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I know it's kind of obvious, but take a look at it this way:

Let's say I have a text file which contains a JSON data, and this file will be opened up by a certain PHP file say once per second every day and do something with it. I was thinking of caching the contents onto memory using memcache. Now the problem is, how will it know if the contents of the text file changed? I figured I save the original filemtime to memcached and compare it with the current filemtime every single time.

Now here's where the problem arises, because I also have to do filemtime every single time. And I'm not sure if in this scenario, the memcache + filemtime setup would be a better choice or is it not much different than doing file_get_contents each time the script is ran getting fresh contents all the time?

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migrated from serverfault.com May 16 '11 at 14:34

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Are you using Linux? If so, this file is probably being cached in RAM anyway assuming you have enough free memory. –  Kyle Smith May 16 '11 at 13:33

2 Answers 2

I think filemtime() should be much faster that file_get_contents() if PHP does what it's right (by far) and uses adequate syscalls for getting the information from the underlying filesystem. Be careful though as filemtime() is cached by default, and has a resolution of a second:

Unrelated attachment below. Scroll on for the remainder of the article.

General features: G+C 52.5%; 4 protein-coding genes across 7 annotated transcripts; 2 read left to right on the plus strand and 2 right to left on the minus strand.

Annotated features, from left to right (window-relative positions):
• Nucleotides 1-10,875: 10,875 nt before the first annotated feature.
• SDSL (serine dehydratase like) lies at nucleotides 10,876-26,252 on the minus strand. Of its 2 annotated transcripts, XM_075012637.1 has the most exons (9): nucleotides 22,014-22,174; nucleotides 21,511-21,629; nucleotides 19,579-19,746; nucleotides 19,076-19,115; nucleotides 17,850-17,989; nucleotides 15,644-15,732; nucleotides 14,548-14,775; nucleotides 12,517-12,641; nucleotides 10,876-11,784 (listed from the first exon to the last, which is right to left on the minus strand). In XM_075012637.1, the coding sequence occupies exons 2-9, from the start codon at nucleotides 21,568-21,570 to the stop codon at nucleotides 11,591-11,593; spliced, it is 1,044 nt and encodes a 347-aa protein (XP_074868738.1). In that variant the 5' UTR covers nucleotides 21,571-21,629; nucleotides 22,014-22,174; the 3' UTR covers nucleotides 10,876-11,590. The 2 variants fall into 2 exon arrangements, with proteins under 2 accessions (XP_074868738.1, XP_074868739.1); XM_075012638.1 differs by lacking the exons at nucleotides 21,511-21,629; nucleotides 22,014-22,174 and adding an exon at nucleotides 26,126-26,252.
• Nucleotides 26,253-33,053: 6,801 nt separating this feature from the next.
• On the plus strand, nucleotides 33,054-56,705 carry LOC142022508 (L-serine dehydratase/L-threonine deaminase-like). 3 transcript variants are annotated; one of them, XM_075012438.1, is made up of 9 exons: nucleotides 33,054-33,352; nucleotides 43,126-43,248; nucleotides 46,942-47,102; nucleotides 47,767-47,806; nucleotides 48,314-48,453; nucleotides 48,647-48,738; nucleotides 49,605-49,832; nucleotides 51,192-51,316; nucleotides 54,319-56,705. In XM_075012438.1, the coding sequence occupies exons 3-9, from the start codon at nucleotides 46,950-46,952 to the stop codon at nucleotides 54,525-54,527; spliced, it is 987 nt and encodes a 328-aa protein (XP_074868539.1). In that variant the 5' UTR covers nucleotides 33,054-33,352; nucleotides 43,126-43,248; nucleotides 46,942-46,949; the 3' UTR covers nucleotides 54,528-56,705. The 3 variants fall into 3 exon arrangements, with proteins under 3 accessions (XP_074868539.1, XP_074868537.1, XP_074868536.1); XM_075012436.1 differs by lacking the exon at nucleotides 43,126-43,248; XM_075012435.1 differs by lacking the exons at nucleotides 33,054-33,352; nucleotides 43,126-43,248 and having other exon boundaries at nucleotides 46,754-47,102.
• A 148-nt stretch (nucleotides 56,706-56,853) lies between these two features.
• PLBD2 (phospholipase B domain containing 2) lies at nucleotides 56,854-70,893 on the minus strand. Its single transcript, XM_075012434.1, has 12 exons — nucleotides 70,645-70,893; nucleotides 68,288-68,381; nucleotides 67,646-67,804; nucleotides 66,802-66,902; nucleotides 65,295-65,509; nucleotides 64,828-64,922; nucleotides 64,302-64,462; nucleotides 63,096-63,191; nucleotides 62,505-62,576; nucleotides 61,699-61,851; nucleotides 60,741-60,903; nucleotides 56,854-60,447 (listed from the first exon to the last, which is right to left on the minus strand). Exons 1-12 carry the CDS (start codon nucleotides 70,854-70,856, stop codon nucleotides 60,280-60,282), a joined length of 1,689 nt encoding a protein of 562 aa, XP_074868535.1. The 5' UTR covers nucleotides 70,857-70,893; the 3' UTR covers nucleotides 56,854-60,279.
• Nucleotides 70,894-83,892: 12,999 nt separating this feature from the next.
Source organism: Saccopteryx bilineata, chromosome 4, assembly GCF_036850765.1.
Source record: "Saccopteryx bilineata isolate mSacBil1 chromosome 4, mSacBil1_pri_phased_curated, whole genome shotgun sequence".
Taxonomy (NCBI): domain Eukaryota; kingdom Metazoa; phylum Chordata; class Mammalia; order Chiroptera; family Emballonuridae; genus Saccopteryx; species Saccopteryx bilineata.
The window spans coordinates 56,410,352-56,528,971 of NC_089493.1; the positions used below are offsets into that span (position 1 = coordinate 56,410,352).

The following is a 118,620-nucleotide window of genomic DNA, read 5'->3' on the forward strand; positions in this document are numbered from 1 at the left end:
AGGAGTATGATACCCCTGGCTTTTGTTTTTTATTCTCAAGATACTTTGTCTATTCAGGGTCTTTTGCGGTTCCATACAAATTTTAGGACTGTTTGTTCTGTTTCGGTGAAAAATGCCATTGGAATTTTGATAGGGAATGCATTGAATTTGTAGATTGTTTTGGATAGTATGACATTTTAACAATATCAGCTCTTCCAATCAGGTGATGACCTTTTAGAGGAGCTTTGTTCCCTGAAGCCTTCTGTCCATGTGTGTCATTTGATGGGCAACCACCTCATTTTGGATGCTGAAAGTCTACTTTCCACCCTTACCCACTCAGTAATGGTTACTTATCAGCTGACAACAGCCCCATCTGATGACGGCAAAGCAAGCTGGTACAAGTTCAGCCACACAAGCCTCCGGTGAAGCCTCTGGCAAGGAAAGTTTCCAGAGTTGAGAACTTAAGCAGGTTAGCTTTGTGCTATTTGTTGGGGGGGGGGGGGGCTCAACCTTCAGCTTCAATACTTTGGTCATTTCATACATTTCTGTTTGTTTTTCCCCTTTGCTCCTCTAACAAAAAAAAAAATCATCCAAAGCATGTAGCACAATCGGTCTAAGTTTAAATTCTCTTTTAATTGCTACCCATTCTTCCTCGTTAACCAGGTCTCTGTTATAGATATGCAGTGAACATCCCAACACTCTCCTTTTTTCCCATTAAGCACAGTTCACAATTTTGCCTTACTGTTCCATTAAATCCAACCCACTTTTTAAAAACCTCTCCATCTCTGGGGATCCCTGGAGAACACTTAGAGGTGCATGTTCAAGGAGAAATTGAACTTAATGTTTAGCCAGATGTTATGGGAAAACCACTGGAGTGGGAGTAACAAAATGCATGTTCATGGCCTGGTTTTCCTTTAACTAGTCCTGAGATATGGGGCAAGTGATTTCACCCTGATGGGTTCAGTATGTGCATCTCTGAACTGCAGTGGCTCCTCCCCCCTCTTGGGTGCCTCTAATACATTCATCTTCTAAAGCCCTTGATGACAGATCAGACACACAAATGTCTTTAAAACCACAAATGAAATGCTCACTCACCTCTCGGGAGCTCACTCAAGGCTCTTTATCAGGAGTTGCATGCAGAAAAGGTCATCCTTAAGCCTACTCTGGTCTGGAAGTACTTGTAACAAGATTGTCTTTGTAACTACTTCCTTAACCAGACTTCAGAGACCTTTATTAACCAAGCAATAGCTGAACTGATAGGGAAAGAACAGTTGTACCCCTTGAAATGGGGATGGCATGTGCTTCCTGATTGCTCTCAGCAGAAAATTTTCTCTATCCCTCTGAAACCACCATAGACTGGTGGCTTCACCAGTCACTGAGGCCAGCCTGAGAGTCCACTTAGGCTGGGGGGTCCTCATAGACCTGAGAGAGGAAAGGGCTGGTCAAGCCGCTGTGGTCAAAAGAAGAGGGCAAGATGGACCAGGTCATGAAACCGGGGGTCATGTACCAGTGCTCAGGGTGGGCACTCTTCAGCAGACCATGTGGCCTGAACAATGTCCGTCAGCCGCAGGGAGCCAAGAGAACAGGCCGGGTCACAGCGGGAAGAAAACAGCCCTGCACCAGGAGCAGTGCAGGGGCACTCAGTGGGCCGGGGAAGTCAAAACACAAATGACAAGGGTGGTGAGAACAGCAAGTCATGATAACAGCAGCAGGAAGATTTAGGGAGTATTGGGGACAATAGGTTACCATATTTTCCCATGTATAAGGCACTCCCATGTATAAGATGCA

http://php.net/manual/en/function.filemtime.php

Given that you're using memcache I'd say the overall performance also depends on several factors particular to your setup and files (what's the average size, for example - and your expected change rate, probably mapping to a particular memcache hit rate). You should probably benchmark using your real life data. You'll probably get a better answer on Stack Overflow though, I'm flagging your question.

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filemtime will be faster than file_get_contents - but as per Kyle Smith's comment, looking at what you propose as a whole, the additional code and the difference in speed between reading from the OS disk cache vs memcache means that I would be very surprised if the memcached method is measurably faster, and there's the risk of introducing functional defects with the additional code required.

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